And so the 2021/22 academic year ended with the bang of loud applause, inspiring words, cheers and lots of laughter as British athletics legend Kriss Akabusi took to the stage to help us celebrate the achievements of our students and school this year.
An audience of around 450 people – students, staff, parents, guardians and dignitaries gathered in the marquee, on the lawn, for the annual Adcote Speech Day and prize-giving. And what a celebration it was – a Speech Day that will probably be remembered forever by those who were there.
Our guest speaker Mr Akabusi – triple Olympic medallist and holder of World, European and Commonwealth titles – gave an inspiring talk about his journey from a London children’s home to the top of the athletics podium. The former 400m hurdler and sprinter described the lessons he had learned in life. He told students that to make something of their lives they needed to take responsibility for themselves, make decisions, take opportunities, be ready to accept and learn from others, remember that there were always different perspectives in life, accept that there will always be challenges and understand that, no matter how successful or talented they were, there would be times when they needed the help and support of others.
Kriss Akabusi was one of the biggest names of the Great Britain athletics squad of the mid 1980s and 1990s, smashing records and winning a haul of Olympic, World, European and Common-wealth medals.
He was born to well-educated Nigerian parents in the UK, but his parents returned to their native Nigeria following independence to help rebuild the country, leaving him to be educated in Britain. But after the outbreak of violence and civil war in the country, money dried up and he found himself living in a children’s home.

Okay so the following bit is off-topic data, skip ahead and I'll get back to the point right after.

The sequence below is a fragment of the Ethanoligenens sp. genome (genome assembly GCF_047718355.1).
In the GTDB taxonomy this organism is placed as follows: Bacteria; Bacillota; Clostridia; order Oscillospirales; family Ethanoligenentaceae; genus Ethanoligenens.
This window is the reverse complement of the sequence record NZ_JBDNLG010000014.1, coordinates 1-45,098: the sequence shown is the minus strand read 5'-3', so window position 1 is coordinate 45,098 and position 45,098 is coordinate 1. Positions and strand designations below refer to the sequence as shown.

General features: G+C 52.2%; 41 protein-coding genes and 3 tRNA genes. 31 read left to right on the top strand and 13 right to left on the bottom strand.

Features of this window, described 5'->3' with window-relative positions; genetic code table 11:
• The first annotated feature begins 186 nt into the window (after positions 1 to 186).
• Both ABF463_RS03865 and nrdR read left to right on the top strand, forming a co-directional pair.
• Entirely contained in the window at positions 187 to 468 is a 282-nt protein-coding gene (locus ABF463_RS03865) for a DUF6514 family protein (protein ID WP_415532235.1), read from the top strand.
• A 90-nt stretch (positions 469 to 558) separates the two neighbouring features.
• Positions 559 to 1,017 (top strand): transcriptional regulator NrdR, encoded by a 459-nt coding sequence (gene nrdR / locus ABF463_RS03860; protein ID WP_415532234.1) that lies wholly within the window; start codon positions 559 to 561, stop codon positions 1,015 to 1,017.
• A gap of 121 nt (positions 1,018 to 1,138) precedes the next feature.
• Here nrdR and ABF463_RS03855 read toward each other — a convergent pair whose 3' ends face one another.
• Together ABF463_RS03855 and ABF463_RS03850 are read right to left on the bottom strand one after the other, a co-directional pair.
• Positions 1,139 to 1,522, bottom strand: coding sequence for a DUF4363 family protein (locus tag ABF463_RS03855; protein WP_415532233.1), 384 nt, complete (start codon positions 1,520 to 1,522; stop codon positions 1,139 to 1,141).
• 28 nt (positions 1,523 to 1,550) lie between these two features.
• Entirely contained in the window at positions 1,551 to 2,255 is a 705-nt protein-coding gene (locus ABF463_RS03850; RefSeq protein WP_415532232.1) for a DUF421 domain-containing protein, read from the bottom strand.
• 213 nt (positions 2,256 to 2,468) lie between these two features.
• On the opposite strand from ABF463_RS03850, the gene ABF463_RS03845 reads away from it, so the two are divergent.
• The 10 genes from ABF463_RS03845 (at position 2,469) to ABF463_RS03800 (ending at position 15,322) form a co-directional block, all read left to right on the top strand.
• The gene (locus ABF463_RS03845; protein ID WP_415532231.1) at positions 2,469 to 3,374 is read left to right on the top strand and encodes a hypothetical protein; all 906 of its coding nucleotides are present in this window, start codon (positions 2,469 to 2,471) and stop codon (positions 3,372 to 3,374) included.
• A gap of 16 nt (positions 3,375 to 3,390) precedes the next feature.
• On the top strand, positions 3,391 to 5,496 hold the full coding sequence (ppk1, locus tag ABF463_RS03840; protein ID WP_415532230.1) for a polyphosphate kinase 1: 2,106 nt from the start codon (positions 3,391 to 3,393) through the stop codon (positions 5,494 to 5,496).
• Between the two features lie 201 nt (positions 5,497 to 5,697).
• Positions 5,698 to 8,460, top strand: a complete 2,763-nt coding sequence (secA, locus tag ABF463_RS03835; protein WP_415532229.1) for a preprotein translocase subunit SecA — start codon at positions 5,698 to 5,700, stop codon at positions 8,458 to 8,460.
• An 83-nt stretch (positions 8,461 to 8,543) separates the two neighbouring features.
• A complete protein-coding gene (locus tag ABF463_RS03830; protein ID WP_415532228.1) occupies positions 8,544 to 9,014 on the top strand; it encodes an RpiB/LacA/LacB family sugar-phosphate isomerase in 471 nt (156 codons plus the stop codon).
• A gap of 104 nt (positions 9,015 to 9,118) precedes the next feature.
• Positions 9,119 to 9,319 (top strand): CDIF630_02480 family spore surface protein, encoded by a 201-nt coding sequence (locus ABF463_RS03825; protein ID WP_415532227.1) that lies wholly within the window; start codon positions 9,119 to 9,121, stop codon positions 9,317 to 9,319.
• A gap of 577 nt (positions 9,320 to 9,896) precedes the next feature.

He said that for years he cried and longed for his mum, until one night, at the age of 14, when he crept out of the children’s home. Outside a rustling willow tree “spoke” to him the words: “Mummy isn’t coming! You must be enough!”.
From that point he realised he needed to make decisions and take responsibility for himself. He admits he was “a clown” at school, but later he joined the Army where his life changed forever.
His athletics potential was spotted by Army sergeant Ian McKenzie who gave him his first running spikes, planned a training schedule and soon Akabusi’s talent on the athletics track was being spotted at a higher level.
“He was an army athlete as well as a soldier. He transformed my life!” said Kriss. Kriss found fame at the 1984 Los Angeles Olympic Games where he won a silver
medal – a medal that he particularly treasures and keeps with him at all times.
His best-remembered race of the era was when the Great Britain 4 x 400m relay team of Roger Black, Derek Redmond, John Regis and Kriss Akabusi spectacularly beat the indomitable USA to take gold at the 1990 World Championships. We relived the excitement of that glory moment as Kriss re-played the race on the large screen.
Kriss ran a memorable blistering anchor leg to overtake the American 400m individual world sprint champion, Antonio Pettigrew, in the nail-biting closing stages of the race and held him off to finish first over the line.
It was Roger Black, the fastest runner in the British team, who was meant to have run the final leg. But. in the early hours of the morning before the race, Kriss had the idea of changing strategy to give themselves a better chance of winning.
“The whole world was running a race that suited the Americans,” explained Chris. By the final leg, the US would be metres up on everybody else. But Kriss saw the race
from a different perspective. Switching the running order by putting GB’s fastest sprinters, Black and Redmond, on the first two legs would give Great Britain the best chance of taking the lead over the mighty Americans in the first half of the race and give Kriss the best chance of snatching victory in the final leg. He “dreamed big” and it paid off. “The team as a whole is greater than the sum of the individual parts,” he said.
Over the past 20 years, Kriss, who is also a TV personality, has made a name for himself as a motivational speaker. And, yes, everyone left that marquee feeling motivated and inspired! Thank you Kriss.
Headmistress Mrs Browne said: “What an honour it was to have the charismatic Mr Kriss Akabusi as our guest of honour at Speech Day. “He was entertaining, thought provoking and deeply inspiring. It was an unforgettable and magical experience, enjoyed by every single member of our lovely prize-giving event.”Categories: Adcote School Blog